In Lawsuit Settlement, Delbarton Releases Sex Abuse Victim from Confidentiality Agreement
By Ben Horowitz
June 5, 2014
|William P. Wolfe, left, and his attorney, Gregory Gianforcaro, discuss the settlement of their lawsuit in the Morris County Courthouse. Delbarton School released Wolfe from a confidentiality agreement that barred him from talking about his abuse by a priest at the school. (Ben Horowitz/ The Star-Ledger)|
William P. Wolfe — who was sexually abused by a priest at the Delbarton School when he was a 14-year-old student there — had waited 30 years to tell his story.
Today the Morris Township prep school settled a lawsuit filed by the 44-year-old Wolfe, and released him from a confidentiality agreement he signed in 1988.
"I’m exceedingly happy," Wolfe said. "I feel like a weight has been lifted from my shoulders."
The agreement, announced in Superior Court in Morristown, means Wolfe, who filed the suit as "John Doe," can use his own name and speak about the abuse at the hands of the Rev. Timothy Brennan. The cleric pleaded guilty to criminal sexual contact in 1987.
The agreement still bars Wolfe from discussing the amount of the 1988 settlement which came with the confidentiality requirement, and a lawsuit filed by Delbarton against his lawyer remains unresolved. The school sued the lawyer, Gregory Gianforcaro, for violating the confidentiality agreement in 2012, after he allegedly said publicly the settlement was in the seven figures.
In an interview with The Star-Ledger today, Wolfe said that although years of therapy have been helpful, "this was one of the most therapeutic events that has happened to me in my life. I keep checking to see that the ground is under my feet."
"If there is one person out there who is sitting at home drinking himself into a stupor (over the abuse), I would hope that this would give them hope to find some help," he added.
Asked if he planned to become a spokesman on behalf of victims of sexual abuse by priests, Wolfe said he was "certainly open to offering any kind of help I can."
Wolfe credited Gianforcaro for doing "a great deal of work on this," and thanked the monks of St. Mary’s Abbey, who govern Delbarton, for agreeing to release him from the agreement.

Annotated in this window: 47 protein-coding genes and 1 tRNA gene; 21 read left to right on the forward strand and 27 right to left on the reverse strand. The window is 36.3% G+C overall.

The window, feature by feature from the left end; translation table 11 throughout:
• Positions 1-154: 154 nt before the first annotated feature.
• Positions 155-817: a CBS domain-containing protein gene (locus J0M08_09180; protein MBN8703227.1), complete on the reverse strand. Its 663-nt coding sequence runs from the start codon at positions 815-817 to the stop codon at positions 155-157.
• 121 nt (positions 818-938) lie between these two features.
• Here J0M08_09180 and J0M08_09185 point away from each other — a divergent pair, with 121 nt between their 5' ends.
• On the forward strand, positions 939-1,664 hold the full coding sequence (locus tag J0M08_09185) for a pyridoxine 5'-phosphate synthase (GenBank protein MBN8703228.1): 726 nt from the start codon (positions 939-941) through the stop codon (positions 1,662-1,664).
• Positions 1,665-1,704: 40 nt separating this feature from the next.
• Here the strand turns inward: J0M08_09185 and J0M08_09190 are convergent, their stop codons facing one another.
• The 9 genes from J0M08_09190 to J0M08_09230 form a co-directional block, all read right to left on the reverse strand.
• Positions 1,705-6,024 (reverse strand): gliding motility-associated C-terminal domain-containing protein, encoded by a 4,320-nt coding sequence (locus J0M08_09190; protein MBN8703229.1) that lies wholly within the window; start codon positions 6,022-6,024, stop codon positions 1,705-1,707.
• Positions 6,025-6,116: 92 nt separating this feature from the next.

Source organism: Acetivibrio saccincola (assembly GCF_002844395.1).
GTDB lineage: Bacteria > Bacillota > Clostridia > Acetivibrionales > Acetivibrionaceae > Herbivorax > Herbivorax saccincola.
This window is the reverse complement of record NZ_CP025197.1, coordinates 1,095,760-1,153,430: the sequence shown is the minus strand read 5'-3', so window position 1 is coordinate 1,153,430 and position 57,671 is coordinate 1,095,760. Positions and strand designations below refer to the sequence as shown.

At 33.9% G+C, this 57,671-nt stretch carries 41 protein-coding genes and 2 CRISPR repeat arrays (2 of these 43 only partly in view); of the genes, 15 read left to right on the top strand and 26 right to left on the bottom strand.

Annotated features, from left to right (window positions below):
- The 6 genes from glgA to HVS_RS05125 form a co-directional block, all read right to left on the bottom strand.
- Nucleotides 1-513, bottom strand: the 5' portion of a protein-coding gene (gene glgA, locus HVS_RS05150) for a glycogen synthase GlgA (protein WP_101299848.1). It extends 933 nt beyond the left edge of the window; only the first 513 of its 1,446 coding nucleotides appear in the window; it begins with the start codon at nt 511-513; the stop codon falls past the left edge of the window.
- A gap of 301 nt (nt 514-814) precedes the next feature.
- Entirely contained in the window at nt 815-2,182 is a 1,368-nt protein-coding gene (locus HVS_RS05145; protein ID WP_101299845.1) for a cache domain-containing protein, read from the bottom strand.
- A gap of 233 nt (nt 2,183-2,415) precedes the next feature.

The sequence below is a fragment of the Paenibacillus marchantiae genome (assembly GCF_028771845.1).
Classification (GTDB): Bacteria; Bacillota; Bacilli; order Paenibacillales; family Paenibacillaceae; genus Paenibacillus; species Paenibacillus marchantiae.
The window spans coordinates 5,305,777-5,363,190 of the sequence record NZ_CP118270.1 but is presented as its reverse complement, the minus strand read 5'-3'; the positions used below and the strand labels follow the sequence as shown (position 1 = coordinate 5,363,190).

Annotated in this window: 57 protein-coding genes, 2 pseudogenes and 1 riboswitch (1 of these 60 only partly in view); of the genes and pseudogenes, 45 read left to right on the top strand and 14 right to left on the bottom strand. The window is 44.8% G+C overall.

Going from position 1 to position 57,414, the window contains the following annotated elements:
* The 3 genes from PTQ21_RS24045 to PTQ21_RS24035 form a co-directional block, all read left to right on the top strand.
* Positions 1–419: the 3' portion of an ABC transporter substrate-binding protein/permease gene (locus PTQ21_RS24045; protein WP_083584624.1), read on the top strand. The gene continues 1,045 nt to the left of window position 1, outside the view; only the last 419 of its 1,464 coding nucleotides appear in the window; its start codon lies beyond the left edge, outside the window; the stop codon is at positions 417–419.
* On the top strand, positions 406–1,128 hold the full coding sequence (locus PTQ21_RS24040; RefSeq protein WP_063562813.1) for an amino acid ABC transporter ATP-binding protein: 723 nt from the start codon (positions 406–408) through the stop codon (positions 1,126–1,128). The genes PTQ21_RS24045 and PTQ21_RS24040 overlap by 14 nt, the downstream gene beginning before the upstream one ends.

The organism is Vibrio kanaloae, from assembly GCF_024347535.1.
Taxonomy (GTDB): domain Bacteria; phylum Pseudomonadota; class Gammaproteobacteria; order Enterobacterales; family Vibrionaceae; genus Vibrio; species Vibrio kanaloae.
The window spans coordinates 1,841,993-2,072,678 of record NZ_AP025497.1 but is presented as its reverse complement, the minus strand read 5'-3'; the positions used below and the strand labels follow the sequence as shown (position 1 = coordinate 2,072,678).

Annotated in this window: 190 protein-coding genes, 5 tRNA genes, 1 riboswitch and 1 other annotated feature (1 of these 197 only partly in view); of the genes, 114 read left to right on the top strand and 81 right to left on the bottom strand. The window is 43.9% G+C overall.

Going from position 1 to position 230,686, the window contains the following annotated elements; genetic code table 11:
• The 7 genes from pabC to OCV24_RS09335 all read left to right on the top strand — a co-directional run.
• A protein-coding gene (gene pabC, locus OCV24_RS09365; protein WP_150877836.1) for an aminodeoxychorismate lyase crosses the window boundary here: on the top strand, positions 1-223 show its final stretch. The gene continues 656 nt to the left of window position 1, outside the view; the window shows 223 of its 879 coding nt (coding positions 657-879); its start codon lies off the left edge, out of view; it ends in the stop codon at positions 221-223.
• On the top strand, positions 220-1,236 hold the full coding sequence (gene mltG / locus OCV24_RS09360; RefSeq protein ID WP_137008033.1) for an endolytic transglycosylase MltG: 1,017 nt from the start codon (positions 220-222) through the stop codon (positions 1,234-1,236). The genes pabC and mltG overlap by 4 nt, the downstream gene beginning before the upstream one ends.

"It was a very important step that will allow me to move forward with the rest of my life, and I hope that this will allow others to continue this process of healing from this crisis that has so deeply affected members of the Catholic community," Wolfe said.
St. Mary’s Abbey issued a statement in which it said, "We are pleased that we reached an amicable settlement" and noting that "confidentiality as to the amount of the settlement was the primary concern" for the abbey.
"From the abbey’s perspective, what was needed was for this gentleman to heal," said a spokesman, Tony Cicatiello. "They never felt money would assist in the healing process. (The settlement) was the right thing to do at this time for this individual."
Brennan could not be reached for comment, but Cicatiello said he lived in a hospital facility out of state and "has little contact with the outside world."
Wolfe, who is married and lives in Studio City, Calif., works in the information technology industry. He says that because of the incidents with Brennan, "I haven’t lived up to the potential people would have thought."
"I’m exceedingly happy. I feel like a weight has been lifted from my shoulders."
Wolfe said he spent his high school years pursuing the criminal case against Brennan, and his college years at the University of Colorado pursuing the civil case.
"As an abuse survivor, it affects your confidence, it affects your ability to trust people," he said.
Wolfe, who grew up in Morristown, said the abuse experience was "devastating" and "very humiliating."
"I was a devout Catholic to the point where I was thinking of attending the monastery," he said. "This completely ripped the faith from under my feet."
Wolfe said that while he still considers himself a "spiritual" person, he no longer practices any religion. He described his wife as a non-observant Jew who is also not involved in any organized religion, but that they celebrate religious holidays.
Opening up for the first time, Wolfe said Brennan "groomed" him to trust him before trying to satisfy his sexual urges. Brennan had served as his counselor "for issues of not quite fitting in at Delbarton," Wolfe said.
"He showed me progressively more graphic pornography, and I was encouraged to expose myself in front of him" and masturbate, Wolfe said.
After pleading guilty in 1987, Brennan was sentenced to six months in a facility for clerics who are sex offenders.
Wolfe said he initially wanted to drop the confidentiality agreement in 2002, after a newspaper article appeared to identify him, but he was unable to "speak out."
He said he decided to file the lawsuit in 2012 after he tried to help another victim of sex abuse at the hands of a Morris County priest. The victim, Bill Crane, who has spoken out on the issue, told Wolfe the best way he could help would be to end the confidentiality agreement.
Gianforcaro said he was "extremely happy" with the outcome, and Wolfe’s sister, Lisa Gerwig, said she was "unbelievably proud" of her brother.
"I’m just grateful this is over for my son so he can continue healing," said his mother, Donna Wolfe.